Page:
Not poverty makes our daily ways so trite and joyless, for the best recreations are still as free as the air and the sea; nor want of leisure, for we manage to find plenty of time for humdrum ceremonies. The old Egyptians turned, their funerals into holidays—we celebrate our holidays like funerals; all the employments of our weekly day of rest are sicklied over with a cast of superstitious fear; and, indeed, no other anachronism of our strangely complex civilization proclaims more loudly the necessity of its divorce from the influence of an antinatural religion. When that religion reigned supreme, its exponents openly and violently waged war upon all earthly joys; sublunary life, according to their doctrine, was a state of probation for testing a man's power of self-denial; earth was the devil's own, and delight in its pleasures an insult to the jealous ruler of a higher sphere. They believed that God delights in the self-abasement and mortification of his creatures, and hoped to gain his favor by afflicting themselves in every possible way—by voluntary seclusion, fasts, vigils, the wearing of dingy garments, and abstinence from every physical pleasure. Failing to enamor mankind with their doleful heaven, they revenged themselves by depriving them of their earthly joys. In hopes of making the hereafter more attractive, they made life as repulsive as possible; kill-joys and persecutors were the active heroes of those times; ascetics and self-tormentors their passive exemplars. Virtue and joylessness became synonyms; men aspiring to superior merit exchanged the glories of the sunny earth for the misery of a gloomy convent; a "Man of Sorrows" became a type of moral perfection, an instrument of torture, the trade-mark of the new religion. Kosmos—i. e., beauty and harmony—was the oldest Grecian term for God's wonderful world; a "vale of tears" the favorite Christian epithet. A symposium of festive heroes was exchanged for a conventicle of whining penitents, Olympus for a charnel-house, the festival of the seasons for the ecclesiastic sabbath: there, a merry multitude, joining in dances and heroic games, inspired by the rapture of emulation, the joy of exuberant health and the beauty of earth till their happiness overflowed in anthems of praise to the bounteous gods; here, a cowed and wretched assemblage, listening with groans to the denunciations of a Nature hating fanatic. And that hideous superstition founds its claim to our gratitude on its merit of having suppressed a few profligate pastimes—in aiming its death-blows at all earthly joys whatever; as if the crushing of a few poison-plants could atone for the attempt to turn a fertile continent into a sand-waste! The attempt, I say, for I do not believe that either the axe or the cross will for ever mar the beauty of our Mother Earth; the devastated woodlands of the East will ultimately be reclaimed, and here and there the moral desert of asceticism has already begun to bloom with flowers from the revived seeds of Grecian civilization.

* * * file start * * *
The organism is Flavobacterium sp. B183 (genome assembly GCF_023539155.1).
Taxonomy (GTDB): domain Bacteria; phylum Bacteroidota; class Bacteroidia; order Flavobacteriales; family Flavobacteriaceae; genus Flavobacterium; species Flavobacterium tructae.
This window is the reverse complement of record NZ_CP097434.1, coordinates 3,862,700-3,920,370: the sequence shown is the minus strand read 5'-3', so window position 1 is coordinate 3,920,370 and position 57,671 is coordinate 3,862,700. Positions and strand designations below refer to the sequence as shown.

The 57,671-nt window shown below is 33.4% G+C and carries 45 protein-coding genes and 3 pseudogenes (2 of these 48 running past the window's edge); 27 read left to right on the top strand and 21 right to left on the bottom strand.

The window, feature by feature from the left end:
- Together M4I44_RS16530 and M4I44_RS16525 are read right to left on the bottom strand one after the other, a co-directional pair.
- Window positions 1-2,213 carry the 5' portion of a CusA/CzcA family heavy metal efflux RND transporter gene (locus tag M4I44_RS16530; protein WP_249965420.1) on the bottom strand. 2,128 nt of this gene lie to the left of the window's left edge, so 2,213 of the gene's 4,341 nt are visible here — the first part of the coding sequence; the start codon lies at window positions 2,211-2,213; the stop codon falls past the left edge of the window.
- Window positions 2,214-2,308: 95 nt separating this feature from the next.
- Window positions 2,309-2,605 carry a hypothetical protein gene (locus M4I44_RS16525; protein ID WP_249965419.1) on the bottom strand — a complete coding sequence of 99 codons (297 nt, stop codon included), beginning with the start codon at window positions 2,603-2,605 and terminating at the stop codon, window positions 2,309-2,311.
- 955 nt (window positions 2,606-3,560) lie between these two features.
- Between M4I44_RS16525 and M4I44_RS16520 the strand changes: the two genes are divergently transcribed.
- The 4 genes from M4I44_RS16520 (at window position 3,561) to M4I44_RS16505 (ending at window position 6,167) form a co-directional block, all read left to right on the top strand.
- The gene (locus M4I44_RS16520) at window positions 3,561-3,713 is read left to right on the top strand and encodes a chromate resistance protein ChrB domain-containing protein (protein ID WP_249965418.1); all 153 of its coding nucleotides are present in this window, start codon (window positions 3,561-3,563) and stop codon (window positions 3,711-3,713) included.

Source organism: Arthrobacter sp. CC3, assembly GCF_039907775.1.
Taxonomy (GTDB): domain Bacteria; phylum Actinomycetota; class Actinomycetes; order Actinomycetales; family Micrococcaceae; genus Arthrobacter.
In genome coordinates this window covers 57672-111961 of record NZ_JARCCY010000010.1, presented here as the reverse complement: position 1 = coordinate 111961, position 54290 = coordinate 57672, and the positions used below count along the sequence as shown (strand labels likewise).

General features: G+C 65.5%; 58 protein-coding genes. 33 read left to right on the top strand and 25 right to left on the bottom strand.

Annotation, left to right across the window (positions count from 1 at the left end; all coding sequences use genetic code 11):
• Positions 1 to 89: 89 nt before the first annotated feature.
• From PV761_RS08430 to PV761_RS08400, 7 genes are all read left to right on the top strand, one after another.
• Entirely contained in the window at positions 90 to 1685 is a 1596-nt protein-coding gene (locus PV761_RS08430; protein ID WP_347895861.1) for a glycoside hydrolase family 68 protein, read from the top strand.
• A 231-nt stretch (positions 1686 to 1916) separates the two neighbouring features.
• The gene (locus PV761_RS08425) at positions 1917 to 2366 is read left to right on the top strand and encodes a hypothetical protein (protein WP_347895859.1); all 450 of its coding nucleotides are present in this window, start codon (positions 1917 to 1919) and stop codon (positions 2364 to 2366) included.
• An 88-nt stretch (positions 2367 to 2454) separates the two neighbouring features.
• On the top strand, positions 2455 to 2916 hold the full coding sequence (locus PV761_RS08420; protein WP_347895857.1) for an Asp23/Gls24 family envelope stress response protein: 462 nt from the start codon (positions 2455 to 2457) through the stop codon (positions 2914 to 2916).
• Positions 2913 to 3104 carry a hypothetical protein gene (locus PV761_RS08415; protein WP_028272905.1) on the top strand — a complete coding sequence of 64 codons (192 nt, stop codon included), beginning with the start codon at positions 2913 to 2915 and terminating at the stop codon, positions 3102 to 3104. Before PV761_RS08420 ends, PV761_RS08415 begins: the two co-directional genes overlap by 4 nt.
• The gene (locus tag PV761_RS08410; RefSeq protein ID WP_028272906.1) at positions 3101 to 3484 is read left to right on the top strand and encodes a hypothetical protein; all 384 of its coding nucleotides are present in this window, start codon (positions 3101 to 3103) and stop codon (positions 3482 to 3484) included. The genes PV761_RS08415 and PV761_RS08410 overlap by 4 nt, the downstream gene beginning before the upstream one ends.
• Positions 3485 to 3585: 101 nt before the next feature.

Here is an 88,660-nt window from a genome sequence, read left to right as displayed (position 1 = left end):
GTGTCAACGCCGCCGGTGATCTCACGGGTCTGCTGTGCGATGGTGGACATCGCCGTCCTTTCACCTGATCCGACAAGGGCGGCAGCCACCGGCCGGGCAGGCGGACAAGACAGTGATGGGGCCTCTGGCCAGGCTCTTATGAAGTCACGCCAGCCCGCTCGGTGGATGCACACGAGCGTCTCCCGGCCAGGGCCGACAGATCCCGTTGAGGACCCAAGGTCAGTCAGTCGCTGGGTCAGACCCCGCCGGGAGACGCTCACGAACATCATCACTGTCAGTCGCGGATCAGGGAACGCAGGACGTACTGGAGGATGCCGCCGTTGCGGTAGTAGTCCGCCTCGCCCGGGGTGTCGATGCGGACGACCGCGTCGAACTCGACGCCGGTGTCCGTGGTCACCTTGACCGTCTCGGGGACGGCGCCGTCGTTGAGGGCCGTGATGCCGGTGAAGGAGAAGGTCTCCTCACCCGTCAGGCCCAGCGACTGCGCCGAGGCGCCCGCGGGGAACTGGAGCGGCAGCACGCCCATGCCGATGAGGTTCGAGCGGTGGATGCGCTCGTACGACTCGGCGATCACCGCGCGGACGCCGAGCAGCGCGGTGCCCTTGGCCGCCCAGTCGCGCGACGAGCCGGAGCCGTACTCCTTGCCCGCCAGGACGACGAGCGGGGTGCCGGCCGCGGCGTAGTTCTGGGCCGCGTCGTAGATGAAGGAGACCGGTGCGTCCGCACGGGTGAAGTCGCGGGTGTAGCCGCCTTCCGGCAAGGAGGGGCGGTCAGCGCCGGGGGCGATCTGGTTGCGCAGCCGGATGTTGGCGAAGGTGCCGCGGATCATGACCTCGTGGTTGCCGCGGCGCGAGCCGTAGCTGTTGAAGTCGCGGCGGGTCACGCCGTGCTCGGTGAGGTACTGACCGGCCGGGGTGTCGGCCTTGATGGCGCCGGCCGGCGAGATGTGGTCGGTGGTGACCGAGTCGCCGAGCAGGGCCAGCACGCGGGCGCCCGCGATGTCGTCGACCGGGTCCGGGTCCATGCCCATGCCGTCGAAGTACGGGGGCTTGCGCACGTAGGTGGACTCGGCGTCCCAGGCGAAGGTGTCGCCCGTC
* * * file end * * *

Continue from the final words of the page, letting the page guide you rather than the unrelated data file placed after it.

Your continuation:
Monachism, at least, is fast disappearing; in this age of railroads and steam-engines we have no time for positive self-torture à la Simon Stylites. But our commercial Pecksniffs have found it a time- and money-saving plan to stick to the negative part of the anti-pleasure dogma, and hope to atone for the dreary materialism of our daily factory-life by the still drearier asceticism of a Puritan sabbath: six days of misery in the name of Mammon, balanced by one day of sixfold misery in the name of Christ. "Worldly pleasures" are still under the ban of our spiritual purists; daily drudgery and daily self-denial are still considered the proper sphere of a law-abiding citizen, and special afflictions a special sign of divine favor. Life has become a socage-duty; we do not think it necessary to alleviate the distress of our poor till it reaches a degree that threatens to end it. We have countless benevolent institutions for the prevention of outright death, not one benevolent enough to make life worth living. Infanticide is now far more rigorously punished than in old times; we enforce every child's right to live and become a humble, tithe-paying Christian, but as for its claim to live happy we refer it to the sweet by-and-by. We shudder at the barbarity of the Cæsars, who permitted the combat of men with wild beasts, to cater to the amusement of the Roman populace; but we contemplate with great equanimity the misery of millions of our fellow-citizens, wearing away their lives in workshops and factories; millions of children of our own nation and country, who have no recreation but sleep, no hope but oblivion, to whom the morning sun brings the summons of a taskmaster and the summer season nothing but lengthened hours of weary toil; nay, we make it the boast of our pious civilization to deprive them of their sole day of leisure, to interdict their harmless sports, lest the noise, or even the rumor of their merriment, might disturb the solemnity of an assemblage of whining hypocrites. Hence the recklessness, the Nihilism, and the weary pessimism of our times, the melancholy that everywhere underlies the glittering varnish of our social life. Hence also that vague yearning after a happy hereafter, which the murderers of the happy past have made the principal source of their revenues.